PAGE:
I recently read a very interesting post by Oliver Burkeman in the Guardian called “Everyone is Just Totally Winging It“, which tells one of the basic truths of life. We are all just doing our best. Pretty much no-one actually feels like a fully competent adult who is confident all the time that they are getting things right. And when they do feel confident, they are probably just ignoring something, or choosing to be satisfied with their current level of skills or competence.
You may have heard of the Imposter Syndrome, where highly successful people live in constant fear of being discovered to be faking it? Our very human tendency to “fake it till you make it” leaves some people in an emotional trap, where their self-respect depends on keeping up a facade of perfection. How freeing it would be to become comfortable with the idea that we are all just winging it.
Burkeman refers to the very interesting UK organization Action for Happiness, and quotes their wise statement that
“one of the biggest causes of misery is the way we chronically “compare our insides with other people’s outsides”
Think about it for a moment. Every time you measure yourself against someone else, you are comparing the part of that person that they have carefully edited for presentation to the world against all that you know about yourself. This is definitely a recipe for misery.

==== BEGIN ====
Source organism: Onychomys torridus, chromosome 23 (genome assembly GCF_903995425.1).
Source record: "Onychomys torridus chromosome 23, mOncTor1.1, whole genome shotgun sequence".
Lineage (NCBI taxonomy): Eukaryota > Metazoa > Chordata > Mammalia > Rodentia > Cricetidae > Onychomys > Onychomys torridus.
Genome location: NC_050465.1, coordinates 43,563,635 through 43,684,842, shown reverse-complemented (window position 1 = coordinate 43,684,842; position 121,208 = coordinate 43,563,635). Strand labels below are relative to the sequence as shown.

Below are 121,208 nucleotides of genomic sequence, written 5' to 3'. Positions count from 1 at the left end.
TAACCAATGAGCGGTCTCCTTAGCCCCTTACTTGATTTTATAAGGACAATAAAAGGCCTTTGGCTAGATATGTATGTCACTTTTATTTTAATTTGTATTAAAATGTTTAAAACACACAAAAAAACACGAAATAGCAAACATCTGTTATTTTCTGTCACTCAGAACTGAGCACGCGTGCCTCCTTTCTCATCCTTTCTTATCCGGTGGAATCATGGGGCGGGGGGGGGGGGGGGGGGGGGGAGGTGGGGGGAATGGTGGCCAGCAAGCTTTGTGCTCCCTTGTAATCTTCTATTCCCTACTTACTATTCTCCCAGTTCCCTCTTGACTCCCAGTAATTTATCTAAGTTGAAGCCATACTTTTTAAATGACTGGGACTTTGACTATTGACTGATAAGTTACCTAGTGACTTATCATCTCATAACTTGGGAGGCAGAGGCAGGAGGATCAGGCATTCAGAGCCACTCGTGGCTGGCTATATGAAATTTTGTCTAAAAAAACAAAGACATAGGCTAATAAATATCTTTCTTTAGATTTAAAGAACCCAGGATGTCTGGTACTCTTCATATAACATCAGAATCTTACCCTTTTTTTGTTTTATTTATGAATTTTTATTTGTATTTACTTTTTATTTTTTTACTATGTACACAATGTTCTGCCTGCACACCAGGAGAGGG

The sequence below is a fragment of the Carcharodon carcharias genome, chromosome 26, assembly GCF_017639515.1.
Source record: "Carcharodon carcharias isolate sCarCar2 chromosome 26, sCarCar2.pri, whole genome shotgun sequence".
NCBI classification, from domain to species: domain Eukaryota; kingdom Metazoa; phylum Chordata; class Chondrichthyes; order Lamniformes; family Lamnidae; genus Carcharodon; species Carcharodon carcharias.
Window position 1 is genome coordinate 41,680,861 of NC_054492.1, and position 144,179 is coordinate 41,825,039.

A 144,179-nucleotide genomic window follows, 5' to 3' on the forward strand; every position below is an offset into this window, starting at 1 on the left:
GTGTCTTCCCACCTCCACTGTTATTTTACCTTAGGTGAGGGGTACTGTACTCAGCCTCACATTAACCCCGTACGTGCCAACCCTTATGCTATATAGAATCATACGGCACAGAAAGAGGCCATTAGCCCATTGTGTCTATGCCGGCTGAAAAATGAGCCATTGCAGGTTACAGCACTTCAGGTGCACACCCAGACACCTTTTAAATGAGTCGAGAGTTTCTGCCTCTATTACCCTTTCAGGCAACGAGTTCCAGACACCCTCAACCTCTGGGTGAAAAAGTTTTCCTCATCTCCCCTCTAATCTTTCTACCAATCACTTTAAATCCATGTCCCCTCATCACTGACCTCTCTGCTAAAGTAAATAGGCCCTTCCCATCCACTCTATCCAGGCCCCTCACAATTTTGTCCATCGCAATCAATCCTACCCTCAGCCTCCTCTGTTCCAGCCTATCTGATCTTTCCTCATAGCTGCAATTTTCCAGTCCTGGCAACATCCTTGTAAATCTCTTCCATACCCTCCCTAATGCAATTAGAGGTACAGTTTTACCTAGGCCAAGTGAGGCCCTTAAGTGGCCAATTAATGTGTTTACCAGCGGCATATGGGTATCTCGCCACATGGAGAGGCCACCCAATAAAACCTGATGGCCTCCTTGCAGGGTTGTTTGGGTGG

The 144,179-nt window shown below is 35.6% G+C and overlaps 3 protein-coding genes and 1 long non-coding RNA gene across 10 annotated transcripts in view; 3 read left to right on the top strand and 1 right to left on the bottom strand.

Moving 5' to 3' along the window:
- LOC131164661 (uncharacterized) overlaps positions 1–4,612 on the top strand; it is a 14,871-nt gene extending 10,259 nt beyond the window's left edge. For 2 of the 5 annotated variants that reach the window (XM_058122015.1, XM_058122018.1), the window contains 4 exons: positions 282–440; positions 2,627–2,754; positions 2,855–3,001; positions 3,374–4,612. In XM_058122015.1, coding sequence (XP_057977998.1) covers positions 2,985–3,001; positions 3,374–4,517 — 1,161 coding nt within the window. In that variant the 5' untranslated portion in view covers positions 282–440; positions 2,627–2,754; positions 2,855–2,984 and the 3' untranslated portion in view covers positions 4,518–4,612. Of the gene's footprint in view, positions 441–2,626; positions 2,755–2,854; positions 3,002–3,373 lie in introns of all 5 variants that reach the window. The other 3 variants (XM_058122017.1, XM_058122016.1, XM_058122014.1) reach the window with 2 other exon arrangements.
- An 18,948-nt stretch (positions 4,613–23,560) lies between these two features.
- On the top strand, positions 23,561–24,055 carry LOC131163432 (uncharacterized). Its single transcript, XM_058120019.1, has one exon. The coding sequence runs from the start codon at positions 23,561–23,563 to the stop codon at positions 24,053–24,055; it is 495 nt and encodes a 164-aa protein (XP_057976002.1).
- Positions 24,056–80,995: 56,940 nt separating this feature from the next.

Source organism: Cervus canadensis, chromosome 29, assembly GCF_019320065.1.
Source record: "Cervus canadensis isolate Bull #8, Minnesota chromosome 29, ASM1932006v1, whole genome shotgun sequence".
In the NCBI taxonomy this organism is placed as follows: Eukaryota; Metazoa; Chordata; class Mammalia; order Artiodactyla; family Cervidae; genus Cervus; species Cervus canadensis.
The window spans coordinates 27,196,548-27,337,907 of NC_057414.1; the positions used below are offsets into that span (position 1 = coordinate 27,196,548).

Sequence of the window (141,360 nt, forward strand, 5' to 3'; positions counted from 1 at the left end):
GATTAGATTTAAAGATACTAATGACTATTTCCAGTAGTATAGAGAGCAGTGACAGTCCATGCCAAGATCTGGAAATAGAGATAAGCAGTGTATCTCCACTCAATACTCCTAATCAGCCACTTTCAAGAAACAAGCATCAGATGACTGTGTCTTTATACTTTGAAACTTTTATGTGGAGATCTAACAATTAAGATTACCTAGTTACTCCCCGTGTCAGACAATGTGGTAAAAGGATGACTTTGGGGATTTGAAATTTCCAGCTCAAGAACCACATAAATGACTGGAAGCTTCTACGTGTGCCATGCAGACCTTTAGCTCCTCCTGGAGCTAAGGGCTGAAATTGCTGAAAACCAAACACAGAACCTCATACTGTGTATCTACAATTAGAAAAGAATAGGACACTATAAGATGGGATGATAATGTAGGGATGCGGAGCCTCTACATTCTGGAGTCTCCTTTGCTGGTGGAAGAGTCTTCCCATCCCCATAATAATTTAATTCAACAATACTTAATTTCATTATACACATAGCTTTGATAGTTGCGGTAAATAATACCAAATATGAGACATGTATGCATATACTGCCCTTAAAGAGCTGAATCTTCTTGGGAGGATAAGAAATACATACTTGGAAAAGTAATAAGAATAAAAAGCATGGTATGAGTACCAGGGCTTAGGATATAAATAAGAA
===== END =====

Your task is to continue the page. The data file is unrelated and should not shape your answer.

The most useful thing we can do sometimes is to give ourselves a break. Do you feel like you’re winging it? Do you look at your own successes and worry that people will find out you really aren’t as good as you appear? Do you think others have it all together, and you don’t? Well, welcome to the club.
This is not to say that we can’t try to get better, and become more truly competent and confident, but just that we shouldn’t be afraid to try, or to reveal that we are growing and learning and making mistakes. Because your insides are as good as the next person’s. And the outside is, for the most part, being made up on the spot.